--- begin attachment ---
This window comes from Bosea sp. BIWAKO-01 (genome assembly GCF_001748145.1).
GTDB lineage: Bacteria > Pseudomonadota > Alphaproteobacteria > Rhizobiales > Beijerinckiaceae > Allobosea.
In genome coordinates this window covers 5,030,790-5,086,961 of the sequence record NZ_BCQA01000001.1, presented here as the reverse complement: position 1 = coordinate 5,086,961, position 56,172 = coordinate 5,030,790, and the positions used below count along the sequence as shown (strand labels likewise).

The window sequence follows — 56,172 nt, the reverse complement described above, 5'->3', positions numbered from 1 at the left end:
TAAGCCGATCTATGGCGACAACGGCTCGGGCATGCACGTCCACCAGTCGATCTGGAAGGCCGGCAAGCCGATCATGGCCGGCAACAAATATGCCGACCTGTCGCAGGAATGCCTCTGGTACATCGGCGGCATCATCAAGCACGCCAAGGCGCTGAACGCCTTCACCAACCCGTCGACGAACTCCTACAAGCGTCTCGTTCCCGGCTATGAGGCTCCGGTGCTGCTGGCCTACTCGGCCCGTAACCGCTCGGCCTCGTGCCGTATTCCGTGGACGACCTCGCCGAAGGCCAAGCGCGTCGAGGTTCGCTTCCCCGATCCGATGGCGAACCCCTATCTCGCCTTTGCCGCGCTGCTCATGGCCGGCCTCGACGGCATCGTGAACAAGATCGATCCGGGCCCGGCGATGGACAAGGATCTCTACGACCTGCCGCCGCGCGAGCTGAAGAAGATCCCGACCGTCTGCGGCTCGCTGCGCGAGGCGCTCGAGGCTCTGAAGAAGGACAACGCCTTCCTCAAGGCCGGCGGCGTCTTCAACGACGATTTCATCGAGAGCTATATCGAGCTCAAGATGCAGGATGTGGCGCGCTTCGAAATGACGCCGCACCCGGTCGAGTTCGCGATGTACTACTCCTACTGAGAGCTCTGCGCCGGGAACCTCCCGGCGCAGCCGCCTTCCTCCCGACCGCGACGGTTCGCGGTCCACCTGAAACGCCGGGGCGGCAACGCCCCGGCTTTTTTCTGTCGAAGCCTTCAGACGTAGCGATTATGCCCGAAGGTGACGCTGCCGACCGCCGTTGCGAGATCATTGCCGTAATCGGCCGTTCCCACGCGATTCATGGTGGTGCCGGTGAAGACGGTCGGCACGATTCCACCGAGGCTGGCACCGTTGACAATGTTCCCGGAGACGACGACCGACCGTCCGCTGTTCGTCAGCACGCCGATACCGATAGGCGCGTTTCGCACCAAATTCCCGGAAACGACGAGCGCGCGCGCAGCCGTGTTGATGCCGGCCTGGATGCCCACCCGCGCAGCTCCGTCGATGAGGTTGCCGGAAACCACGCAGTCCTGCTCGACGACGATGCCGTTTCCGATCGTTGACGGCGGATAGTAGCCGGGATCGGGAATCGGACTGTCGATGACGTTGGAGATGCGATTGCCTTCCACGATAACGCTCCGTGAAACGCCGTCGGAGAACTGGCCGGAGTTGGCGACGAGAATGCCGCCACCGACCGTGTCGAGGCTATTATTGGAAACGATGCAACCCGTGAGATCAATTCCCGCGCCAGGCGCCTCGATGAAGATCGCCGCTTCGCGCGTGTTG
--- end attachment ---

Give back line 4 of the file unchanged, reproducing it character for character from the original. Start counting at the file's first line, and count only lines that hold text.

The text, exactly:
The window sequence follows — 56,172 nt, the reverse complement described above, 5'->3', positions numbered from 1 at the left end: